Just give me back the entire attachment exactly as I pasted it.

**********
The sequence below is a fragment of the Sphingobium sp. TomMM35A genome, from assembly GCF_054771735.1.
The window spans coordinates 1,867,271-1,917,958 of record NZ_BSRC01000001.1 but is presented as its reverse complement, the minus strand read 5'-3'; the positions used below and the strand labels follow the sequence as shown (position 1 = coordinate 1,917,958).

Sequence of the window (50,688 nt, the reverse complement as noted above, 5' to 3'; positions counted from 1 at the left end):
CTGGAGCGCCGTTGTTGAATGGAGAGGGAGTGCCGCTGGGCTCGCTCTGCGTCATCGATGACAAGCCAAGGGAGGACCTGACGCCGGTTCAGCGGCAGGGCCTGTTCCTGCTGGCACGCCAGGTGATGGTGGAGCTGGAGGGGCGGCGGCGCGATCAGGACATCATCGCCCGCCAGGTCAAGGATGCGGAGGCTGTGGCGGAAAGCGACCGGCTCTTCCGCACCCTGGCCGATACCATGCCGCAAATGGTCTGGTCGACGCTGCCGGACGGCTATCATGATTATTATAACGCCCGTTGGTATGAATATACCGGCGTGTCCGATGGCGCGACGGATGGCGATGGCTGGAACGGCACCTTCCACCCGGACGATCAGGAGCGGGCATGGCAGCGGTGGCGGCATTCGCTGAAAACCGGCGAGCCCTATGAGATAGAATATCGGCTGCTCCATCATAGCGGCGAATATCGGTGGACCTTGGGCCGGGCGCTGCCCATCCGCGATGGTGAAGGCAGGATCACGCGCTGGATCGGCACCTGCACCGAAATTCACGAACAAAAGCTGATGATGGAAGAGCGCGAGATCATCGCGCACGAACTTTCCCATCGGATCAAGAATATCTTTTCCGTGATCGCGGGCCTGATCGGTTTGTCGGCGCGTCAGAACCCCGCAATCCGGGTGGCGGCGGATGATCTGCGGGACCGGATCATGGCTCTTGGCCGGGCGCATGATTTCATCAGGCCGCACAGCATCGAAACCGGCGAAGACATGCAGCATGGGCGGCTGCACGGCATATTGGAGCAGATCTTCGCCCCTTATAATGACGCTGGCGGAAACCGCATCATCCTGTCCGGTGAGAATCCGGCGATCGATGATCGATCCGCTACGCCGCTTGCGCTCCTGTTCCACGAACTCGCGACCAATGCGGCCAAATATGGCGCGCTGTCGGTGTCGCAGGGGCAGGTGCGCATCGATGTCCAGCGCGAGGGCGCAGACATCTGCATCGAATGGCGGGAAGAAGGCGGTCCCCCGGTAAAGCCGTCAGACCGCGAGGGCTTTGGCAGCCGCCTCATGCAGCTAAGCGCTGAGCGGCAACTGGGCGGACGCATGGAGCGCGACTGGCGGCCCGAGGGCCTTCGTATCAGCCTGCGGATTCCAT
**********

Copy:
The sequence below is a fragment of the Sphingobium sp. TomMM35A genome, from assembly GCF_054771735.1.
The window spans coordinates 1,867,271-1,917,958 of record NZ_BSRC01000001.1 but is presented as its reverse complement, the minus strand read 5'-3'; the positions used below and the strand labels follow the sequence as shown (position 1 = coordinate 1,917,958).

Sequence of the window (50,688 nt, the reverse complement as noted above, 5' to 3'; positions counted from 1 at the left end):
CTGGAGCGCCGTTGTTGAATGGAGAGGGAGTGCCGCTGGGCTCGCTCTGCGTCATCGATGACAAGCCAAGGGAGGACCTGACGCCGGTTCAGCGGCAGGGCCTGTTCCTGCTGGCACGCCAGGTGATGGTGGAGCTGGAGGGGCGGCGGCGCGATCAGGACATCATCGCCCGCCAGGTCAAGGATGCGGAGGCTGTGGCGGAAAGCGACCGGCTCTTCCGCACCCTGGCCGATACCATGCCGCAAATGGTCTGGTCGACGCTGCCGGACGGCTATCATGATTATTATAACGCCCGTTGGTATGAATATACCGGCGTGTCCGATGGCGCGACGGATGGCGATGGCTGGAACGGCACCTTCCACCCGGACGATCAGGAGCGGGCATGGCAGCGGTGGCGGCATTCGCTGAAAACCGGCGAGCCCTATGAGATAGAATATCGGCTGCTCCATCATAGCGGCGAATATCGGTGGACCTTGGGCCGGGCGCTGCCCATCCGCGATGGTGAAGGCAGGATCACGCGCTGGATCGGCACCTGCACCGAAATTCACGAACAAAAGCTGATGATGGAAGAGCGCGAGATCATCGCGCACGAACTTTCCCATCGGATCAAGAATATCTTTTCCGTGATCGCGGGCCTGATCGGTTTGTCGGCGCGTCAGAACCCCGCAATCCGGGTGGCGGCGGATGATCTGCGGGACCGGATCATGGCTCTTGGCCGGGCGCATGATTTCATCAGGCCGCACAGCATCGAAACCGGCGAAGACATGCAGCATGGGCGGCTGCACGGCATATTGGAGCAGATCTTCGCCCCTTATAATGACGCTGGCGGAAACCGCATCATCCTGTCCGGTGAGAATCCGGCGATCGATGATCGATCCGCTACGCCGCTTGCGCTCCTGTTCCACGAACTCGCGACCAATGCGGCCAAATATGGCGCGCTGTCGGTGTCGCAGGGGCAGGTGCGCATCGATGTCCAGCGCGAGGGCGCAGACATCTGCATCGAATGGCGGGAAGAAGGCGGTCCCCCGGTAAAGCCGTCAGACCGCGAGGGCTTTGGCAGCCGCCTCATGCAGCTAAGCGCTGAGCGGCAACTGGGCGGACGCATGGAGCGCGACTGGCGGCCCGAGGGCCTTCGTATCAGCCTGCGGATTCCAT